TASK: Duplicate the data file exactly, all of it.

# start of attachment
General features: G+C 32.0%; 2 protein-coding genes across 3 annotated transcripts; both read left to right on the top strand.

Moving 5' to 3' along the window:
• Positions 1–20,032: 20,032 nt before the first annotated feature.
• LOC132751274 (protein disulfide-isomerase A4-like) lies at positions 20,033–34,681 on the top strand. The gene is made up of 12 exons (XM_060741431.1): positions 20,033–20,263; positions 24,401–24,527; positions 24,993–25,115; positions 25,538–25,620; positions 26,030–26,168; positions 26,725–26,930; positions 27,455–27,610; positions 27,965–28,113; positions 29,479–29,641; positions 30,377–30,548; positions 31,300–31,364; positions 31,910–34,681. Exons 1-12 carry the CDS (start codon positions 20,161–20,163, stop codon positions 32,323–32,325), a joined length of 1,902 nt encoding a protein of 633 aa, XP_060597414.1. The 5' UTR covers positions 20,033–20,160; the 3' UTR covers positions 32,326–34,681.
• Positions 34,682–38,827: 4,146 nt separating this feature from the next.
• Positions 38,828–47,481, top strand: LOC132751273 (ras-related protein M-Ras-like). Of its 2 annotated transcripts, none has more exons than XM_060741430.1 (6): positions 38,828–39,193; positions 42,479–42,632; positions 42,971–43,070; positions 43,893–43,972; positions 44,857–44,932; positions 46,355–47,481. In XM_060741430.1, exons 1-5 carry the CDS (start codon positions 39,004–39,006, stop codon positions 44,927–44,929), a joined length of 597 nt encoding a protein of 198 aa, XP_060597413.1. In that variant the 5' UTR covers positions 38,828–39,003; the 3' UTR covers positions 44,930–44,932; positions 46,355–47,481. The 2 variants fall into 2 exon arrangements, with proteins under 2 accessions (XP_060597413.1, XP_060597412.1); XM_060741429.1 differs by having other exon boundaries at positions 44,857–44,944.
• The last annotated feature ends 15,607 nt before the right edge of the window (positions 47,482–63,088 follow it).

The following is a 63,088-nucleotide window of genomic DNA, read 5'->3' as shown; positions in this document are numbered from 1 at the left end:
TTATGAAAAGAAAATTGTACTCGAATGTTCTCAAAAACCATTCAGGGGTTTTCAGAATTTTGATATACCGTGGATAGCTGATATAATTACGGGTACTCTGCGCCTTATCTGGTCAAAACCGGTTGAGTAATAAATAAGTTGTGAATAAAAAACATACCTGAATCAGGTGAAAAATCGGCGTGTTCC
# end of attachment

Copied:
General features: G+C 32.0%; 2 protein-coding genes across 3 annotated transcripts; both read left to right on the top strand.

Moving 5' to 3' along the window:
• Positions 1–20,032: 20,032 nt before the first annotated feature.
• LOC132751274 (protein disulfide-isomerase A4-like) lies at positions 20,033–34,681 on the top strand. The gene is made up of 12 exons (XM_060741431.1): positions 20,033–20,263; positions 24,401–24,527; positions 24,993–25,115; positions 25,538–25,620; positions 26,030–26,168; positions 26,725–26,930; positions 27,455–27,610; positions 27,965–28,113; positions 29,479–29,641; positions 30,377–30,548; positions 31,300–31,364; positions 31,910–34,681. Exons 1-12 carry the CDS (start codon positions 20,161–20,163, stop codon positions 32,323–32,325), a joined length of 1,902 nt encoding a protein of 633 aa, XP_060597414.1. The 5' UTR covers positions 20,033–20,160; the 3' UTR covers positions 32,326–34,681.
• Positions 34,682–38,827: 4,146 nt separating this feature from the next.
• Positions 38,828–47,481, top strand: LOC132751273 (ras-related protein M-Ras-like). Of its 2 annotated transcripts, none has more exons than XM_060741430.1 (6): positions 38,828–39,193; positions 42,479–42,632; positions 42,971–43,070; positions 43,893–43,972; positions 44,857–44,932; positions 46,355–47,481. In XM_060741430.1, exons 1-5 carry the CDS (start codon positions 39,004–39,006, stop codon positions 44,927–44,929), a joined length of 597 nt encoding a protein of 198 aa, XP_060597413.1. In that variant the 5' UTR covers positions 38,828–39,003; the 3' UTR covers positions 44,930–44,932; positions 46,355–47,481. The 2 variants fall into 2 exon arrangements, with proteins under 2 accessions (XP_060597413.1, XP_060597412.1); XM_060741429.1 differs by having other exon boundaries at positions 44,857–44,944.
• The last annotated feature ends 15,607 nt before the right edge of the window (positions 47,482–63,088 follow it).

The following is a 63,088-nucleotide window of genomic DNA, read 5'->3' as shown; positions in this document are numbered from 1 at the left end:
TTATGAAAAGAAAATTGTACTCGAATGTTCTCAAAAACCATTCAGGGGTTTTCAGAATTTTGATATACCGTGGATAGCTGATATAATTACGGGTACTCTGCGCCTTATCTGGTCAAAACCGGTTGAGTAATAAATAAGTTGTGAATAAAAAACATACCTGAATCAGGTGAAAAATCGGCGTGTTCC